Guelph Museums is in the process of decolonization through the restructuring of our colonialist framework and by collaborating meaningfully with First Nations, Inuit and Métis Peoples. We are committed to the Truth and Reconciliation Commission’s Calls to Action and we strive to initiate dialogues and create safe spaces for truth telling. These guiding principles inform all that we do at Guelph Museums.
In the 1850s and 1860s, provincial and university-based museums were created across Upper Canada; however, after Confederation in 1867, the government began to recognize the value of national collections in encouraging exploration and resource development—effectively tools of colonization. During this period the National Museums of Canada were established including the National Museum of Man (1856), the National Gallery of Canada (1880), and the Canadian Museum of Nature (1905), among others.
Canada’s centennial in 1967 significantly increased public interest in Canadian heritage and was a pivotal moment in the growth of the museum sector. In 1968, the National Museums Act and the National Museums of Canada Corporation focused on strengthening the role of all Canadian museums and establishing the government’s intentions for their future management and funding.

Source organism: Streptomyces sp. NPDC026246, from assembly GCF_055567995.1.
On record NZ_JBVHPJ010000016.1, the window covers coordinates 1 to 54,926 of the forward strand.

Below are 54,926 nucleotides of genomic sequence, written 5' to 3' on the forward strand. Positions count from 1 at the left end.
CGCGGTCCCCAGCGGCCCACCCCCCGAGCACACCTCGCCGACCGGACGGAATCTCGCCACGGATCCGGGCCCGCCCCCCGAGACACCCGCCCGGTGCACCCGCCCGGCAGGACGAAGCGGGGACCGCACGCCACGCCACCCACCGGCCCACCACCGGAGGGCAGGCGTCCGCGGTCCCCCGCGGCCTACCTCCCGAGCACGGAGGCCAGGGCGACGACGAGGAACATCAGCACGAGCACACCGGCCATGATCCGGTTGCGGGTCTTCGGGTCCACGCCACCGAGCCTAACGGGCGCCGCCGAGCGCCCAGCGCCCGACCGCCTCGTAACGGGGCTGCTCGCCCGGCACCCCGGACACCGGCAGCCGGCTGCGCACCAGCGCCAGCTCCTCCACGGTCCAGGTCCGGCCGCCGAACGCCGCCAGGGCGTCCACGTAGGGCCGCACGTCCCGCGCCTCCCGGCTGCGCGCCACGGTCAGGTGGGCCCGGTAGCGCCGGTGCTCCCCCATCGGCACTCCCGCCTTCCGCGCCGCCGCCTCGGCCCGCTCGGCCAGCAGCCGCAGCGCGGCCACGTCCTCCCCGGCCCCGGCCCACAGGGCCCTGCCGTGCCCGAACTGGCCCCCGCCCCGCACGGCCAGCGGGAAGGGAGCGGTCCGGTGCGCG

It was in this milieu that the Guelph Civic Museum was created to preserve and share this city’s local history. Since then, Guelph’s founding story has been told through the narrative of the Canada Company, a colonization company that was chartered in 1825 and remained in operation until it sold its last parcel of land in the 1950s. Founded by John Galt (1779–1839), who became its first Superintendent, the Canada Company was responsible for colonizing over two million acres of land on the shores of Lake Huron, which became known as the Huron Tract. Galt arrived in Upper Canada in 1825, founded the towns of Guelph and Goderich in 1827, built a road between these “instant cities” in 1828, and was recalled to Britain by May of 1829.
This version of our founding story implied that Galt and the Canada Company settled a vast and unpopulated wilderness and negated, by omission, the rich history of the Original Peoples who have lived on these lands for millennia, as well as the atrocities enacted upon them by the same mechanisms of colonization that led to the establishment of our city and of this museum.